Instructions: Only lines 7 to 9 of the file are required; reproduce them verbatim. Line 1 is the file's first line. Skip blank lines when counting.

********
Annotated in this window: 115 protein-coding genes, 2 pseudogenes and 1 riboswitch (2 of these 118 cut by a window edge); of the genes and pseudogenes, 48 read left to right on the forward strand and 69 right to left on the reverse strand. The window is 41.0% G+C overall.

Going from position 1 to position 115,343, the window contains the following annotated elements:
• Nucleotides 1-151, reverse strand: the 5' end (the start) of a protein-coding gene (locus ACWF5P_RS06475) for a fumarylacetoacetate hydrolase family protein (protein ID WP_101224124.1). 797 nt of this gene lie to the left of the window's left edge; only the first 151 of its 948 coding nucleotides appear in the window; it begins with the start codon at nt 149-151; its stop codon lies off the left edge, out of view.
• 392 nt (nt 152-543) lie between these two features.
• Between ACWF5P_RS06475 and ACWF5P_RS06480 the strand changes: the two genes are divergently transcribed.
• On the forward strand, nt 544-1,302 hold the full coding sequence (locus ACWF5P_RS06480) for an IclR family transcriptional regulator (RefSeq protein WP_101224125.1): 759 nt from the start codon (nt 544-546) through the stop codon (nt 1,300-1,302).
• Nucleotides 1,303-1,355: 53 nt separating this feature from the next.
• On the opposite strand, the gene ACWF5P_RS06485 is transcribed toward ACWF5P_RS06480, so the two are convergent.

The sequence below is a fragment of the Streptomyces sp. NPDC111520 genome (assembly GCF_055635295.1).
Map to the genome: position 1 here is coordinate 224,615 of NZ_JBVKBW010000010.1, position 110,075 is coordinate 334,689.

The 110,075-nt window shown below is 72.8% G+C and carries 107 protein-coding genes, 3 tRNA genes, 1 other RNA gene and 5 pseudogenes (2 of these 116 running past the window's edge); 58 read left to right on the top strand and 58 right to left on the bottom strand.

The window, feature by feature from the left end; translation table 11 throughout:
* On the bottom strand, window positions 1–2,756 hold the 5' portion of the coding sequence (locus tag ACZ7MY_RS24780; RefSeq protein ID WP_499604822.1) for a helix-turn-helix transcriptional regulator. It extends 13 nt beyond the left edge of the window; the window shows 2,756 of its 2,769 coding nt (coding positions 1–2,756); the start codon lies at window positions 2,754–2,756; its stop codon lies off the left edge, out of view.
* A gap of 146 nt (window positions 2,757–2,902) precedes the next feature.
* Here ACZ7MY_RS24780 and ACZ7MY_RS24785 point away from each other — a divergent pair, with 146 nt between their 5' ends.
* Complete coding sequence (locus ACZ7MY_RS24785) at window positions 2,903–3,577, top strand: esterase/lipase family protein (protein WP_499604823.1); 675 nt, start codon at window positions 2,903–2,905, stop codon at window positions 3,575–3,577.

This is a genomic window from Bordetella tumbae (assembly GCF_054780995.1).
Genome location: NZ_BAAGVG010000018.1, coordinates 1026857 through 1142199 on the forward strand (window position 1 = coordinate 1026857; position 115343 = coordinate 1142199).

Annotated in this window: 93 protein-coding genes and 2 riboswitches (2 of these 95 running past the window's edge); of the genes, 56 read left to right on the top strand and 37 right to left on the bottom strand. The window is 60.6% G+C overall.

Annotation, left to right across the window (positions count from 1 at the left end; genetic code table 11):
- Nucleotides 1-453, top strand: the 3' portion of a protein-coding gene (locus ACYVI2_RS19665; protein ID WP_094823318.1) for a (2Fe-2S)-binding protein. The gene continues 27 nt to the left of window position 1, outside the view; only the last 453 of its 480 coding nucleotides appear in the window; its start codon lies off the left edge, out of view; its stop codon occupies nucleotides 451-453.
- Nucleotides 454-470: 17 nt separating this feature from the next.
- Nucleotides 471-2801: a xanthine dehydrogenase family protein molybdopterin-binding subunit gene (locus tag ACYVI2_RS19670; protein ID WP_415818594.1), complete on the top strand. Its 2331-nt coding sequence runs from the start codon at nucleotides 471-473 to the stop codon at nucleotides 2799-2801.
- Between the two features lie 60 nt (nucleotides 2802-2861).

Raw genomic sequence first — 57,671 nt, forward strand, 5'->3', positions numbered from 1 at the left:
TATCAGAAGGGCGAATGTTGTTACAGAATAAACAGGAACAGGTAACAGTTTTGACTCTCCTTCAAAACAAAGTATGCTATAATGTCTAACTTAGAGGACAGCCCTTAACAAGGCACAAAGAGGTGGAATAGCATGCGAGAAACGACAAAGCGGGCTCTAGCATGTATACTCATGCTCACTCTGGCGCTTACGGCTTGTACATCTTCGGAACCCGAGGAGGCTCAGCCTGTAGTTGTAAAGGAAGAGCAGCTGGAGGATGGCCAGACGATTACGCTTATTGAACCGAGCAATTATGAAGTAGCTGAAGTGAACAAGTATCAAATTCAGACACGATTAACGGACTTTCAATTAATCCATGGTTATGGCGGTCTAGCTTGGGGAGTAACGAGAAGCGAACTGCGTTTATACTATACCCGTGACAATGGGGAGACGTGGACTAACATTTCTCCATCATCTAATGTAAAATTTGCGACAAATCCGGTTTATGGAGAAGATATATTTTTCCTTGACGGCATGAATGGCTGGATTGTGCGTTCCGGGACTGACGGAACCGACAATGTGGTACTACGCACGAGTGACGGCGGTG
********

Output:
• Nucleotides 1,303-1,355: 53 nt separating this feature from the next.
• On the opposite strand, the gene ACWF5P_RS06485 is transcribed toward ACWF5P_RS06480, so the two are convergent.

The sequence below is a fragment of the Streptomyces sp. NPDC111520 genome (assembly GCF_055635295.1).